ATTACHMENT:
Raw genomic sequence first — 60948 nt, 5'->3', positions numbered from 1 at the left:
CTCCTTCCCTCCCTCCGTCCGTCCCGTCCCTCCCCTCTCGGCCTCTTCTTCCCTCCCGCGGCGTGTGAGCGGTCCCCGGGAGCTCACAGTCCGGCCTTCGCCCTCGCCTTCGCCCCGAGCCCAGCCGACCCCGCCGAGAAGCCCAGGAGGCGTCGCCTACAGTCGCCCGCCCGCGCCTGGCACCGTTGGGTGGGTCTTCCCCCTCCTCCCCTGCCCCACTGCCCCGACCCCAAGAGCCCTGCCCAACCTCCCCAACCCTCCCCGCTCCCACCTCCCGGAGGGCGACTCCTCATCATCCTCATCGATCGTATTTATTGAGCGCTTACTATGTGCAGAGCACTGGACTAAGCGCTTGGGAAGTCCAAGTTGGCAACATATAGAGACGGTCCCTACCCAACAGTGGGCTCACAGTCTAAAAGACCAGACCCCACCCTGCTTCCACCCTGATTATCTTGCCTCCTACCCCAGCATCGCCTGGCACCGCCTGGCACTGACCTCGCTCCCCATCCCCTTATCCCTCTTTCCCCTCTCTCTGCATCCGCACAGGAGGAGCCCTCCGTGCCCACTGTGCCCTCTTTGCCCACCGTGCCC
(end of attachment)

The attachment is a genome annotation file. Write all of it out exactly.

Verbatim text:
Raw genomic sequence first — 60948 nt, 5'->3', positions numbered from 1 at the left:
CTCCTTCCCTCCCTCCGTCCGTCCCGTCCCTCCCCTCTCGGCCTCTTCTTCCCTCCCGCGGCGTGTGAGCGGTCCCCGGGAGCTCACAGTCCGGCCTTCGCCCTCGCCTTCGCCCCGAGCCCAGCCGACCCCGCCGAGAAGCCCAGGAGGCGTCGCCTACAGTCGCCCGCCCGCGCCTGGCACCGTTGGGTGGGTCTTCCCCCTCCTCCCCTGCCCCACTGCCCCGACCCCAAGAGCCCTGCCCAACCTCCCCAACCCTCCCCGCTCCCACCTCCCGGAGGGCGACTCCTCATCATCCTCATCGATCGTATTTATTGAGCGCTTACTATGTGCAGAGCACTGGACTAAGCGCTTGGGAAGTCCAAGTTGGCAACATATAGAGACGGTCCCTACCCAACAGTGGGCTCACAGTCTAAAAGACCAGACCCCACCCTGCTTCCACCCTGATTATCTTGCCTCCTACCCCAGCATCGCCTGGCACCGCCTGGCACTGACCTCGCTCCCCATCCCCTTATCCCTCTTTCCCCTCTCTCTGCATCCGCACAGGAGGAGCCCTCCGTGCCCACTGTGCCCTCTTTGCCCACCGTGCCC